What can you do with just five minutes? Actually, way more than you think! Introducing Food52 in 5: your cheat sheet for speedy, delicious recipes, fun mini projects, and more.
Every so often, while I'm waiting for the shower water to warm, I let a scary thought slip in: "What would mornings be like if—instead of standing here, listing back and forth like a zombie—I were actually doing something with this time?" I could be brushing my teeth! Scrolling through the news! Cutting my nails! What possibility!
The issue with mornings, though, is that even if there's a fair amount of opportunity to multitask, it can be painful to accomplish anything outside of the routine. Either you've got the timing down to a science—or you're like me and it takes every ounce of concentration to make it out the door wearing pants.
Which is where these five-minute day-brighteners come in handy. In the time you spend reaching around for the snooze button or staring at the kettle, willing it to boil, you could embark on and complete a task that will help you start the day feeling accomplished. Look at how much you've already done. Permission to skip the rest of the day's chores, granted.
Scrambling a couple of eggs takes roughly the same amount of time as scooping yogurt into a bowl and drizzling it with honey. And, I might argue, a hot breakfast gives a typical weekday morning the pizzazz normally reserved for Saturday.
In Emma Laperruque's go-to method, the eggs cook almost as soon as they hit the pan, so you don't have to wait around for the slooow scramble. To make things faster, the standout flavor comes not from additions like cream cheese or chopped garlic, but from allowing the butter—which you're already using anyway—to brown before you add the eggs. And even better? Your scramble won't stick to the pan, which means clean up is minimal (and put-off-able).
I'm not asking you to deep-clean in the morning (what? do you think I'm crazy?), but I am saying that you can set yourself up to clean later. Take 5 to mix together a concoction made from materials you've got lying in wait, like vinegar, baking soda, and citrus peels.
With a cleaning solution ready to roar, you'll have one less excuse not to scrub down the spot you've been meaning to get to—window, cutting board, stovetop, or (gasp) toilet bowl—when you happen upon a few idle minutes.
People (people like me!) freak out about sourdough starters, but they're actually just low-maintenance pets. Every day, or every week, you discard half of it and then replenish with a 2:1 ratio of flour to water. If you forget about it for a while, it's easy to bring it back to life, and you can even dry it out and save it for the future. What kind of pet offers that sort of insurance? Sourdough starters > goldfish > ferrets.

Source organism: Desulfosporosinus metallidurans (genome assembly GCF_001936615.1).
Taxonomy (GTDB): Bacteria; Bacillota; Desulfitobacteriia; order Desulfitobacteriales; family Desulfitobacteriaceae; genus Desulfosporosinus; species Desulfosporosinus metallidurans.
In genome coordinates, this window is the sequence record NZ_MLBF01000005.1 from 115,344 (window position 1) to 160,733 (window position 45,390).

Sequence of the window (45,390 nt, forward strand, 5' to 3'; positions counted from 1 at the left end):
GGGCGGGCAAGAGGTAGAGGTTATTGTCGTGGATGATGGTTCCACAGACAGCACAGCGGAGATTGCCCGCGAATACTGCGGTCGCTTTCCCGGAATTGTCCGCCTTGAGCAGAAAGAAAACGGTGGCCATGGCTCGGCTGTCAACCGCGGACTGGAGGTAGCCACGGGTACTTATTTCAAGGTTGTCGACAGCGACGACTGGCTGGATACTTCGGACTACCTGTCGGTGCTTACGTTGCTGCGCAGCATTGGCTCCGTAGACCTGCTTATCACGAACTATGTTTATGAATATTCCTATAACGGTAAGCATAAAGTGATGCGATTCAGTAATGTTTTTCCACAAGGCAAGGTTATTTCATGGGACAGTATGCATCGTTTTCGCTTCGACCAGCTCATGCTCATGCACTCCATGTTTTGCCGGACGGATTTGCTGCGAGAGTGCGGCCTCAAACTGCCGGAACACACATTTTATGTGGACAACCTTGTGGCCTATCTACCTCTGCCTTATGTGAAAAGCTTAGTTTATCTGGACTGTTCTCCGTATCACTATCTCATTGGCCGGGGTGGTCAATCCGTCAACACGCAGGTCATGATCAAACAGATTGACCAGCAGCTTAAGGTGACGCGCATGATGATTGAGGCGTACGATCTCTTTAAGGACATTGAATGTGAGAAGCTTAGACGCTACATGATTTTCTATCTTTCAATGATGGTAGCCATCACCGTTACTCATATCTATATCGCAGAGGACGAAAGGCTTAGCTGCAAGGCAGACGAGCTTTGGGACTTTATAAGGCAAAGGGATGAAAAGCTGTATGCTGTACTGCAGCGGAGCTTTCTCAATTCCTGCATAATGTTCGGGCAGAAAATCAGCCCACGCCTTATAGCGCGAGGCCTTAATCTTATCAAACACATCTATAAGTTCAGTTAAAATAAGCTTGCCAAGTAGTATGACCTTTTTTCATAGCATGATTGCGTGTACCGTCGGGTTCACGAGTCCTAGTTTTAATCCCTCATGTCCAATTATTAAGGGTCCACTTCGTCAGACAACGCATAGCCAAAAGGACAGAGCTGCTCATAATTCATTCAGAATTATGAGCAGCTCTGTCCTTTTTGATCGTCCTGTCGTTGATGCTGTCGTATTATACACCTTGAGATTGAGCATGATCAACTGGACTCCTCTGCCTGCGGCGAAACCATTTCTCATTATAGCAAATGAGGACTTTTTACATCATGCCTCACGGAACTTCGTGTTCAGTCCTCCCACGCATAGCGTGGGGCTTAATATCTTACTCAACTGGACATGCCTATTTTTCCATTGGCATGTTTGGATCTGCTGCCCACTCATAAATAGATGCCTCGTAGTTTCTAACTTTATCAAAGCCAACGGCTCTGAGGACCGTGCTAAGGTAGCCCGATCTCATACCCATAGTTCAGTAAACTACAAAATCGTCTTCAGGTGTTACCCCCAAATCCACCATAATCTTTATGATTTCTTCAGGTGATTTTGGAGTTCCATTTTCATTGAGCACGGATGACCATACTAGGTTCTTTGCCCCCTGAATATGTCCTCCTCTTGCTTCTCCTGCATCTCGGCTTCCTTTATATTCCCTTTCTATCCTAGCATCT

If you don't have a sourdough starter, it only takes—you guessed it—five minutes to get it going. You can measure out the two ingredients (flour + water) while your coffee brews.
You're making brown butter scrambled eggs for breakfast (see suggestion #1, please), which leaves your oats, yogurt, honey, and banana a little lonely. Luckily, you can shuttle those ingredients right into the blender and turn them into a soothing, exfoliating scrub that, as long as you keep your eyes closed, will transport you straight to the spa.
Apply the glop to damp skin and massage in upward circles or, if you find yourself with a little more time, let it sit for 15 minutes. Eat any leftovers (no, really).
When you neaten up a little here and there (putting away the clean dishes, untangling your rat's nest of electronic cords, making the bed), you're able to avoid the Big Tidy later. As Alanna Okun smartly points out, checking off the little, quickie tasks in the morning opens the door to more momentous, dare-I-say exciting projects (like vacuuming and mopping) later on.
But if even that is too overwhelming, you can still move all of your miscellaneous items to a basket, box, or shelf that's designated as "Stuff Purgatory." Getting those randos (no offense) out of your space will give you some breathing room—just be sure you sort them eventually.
Phew—you did it. Now it's time to leave the house feeling like a gazillion bucks. (That face mask helped, huh?)
What's the best way you use an otherwise-idle five minutes? Tell us in the comments below.
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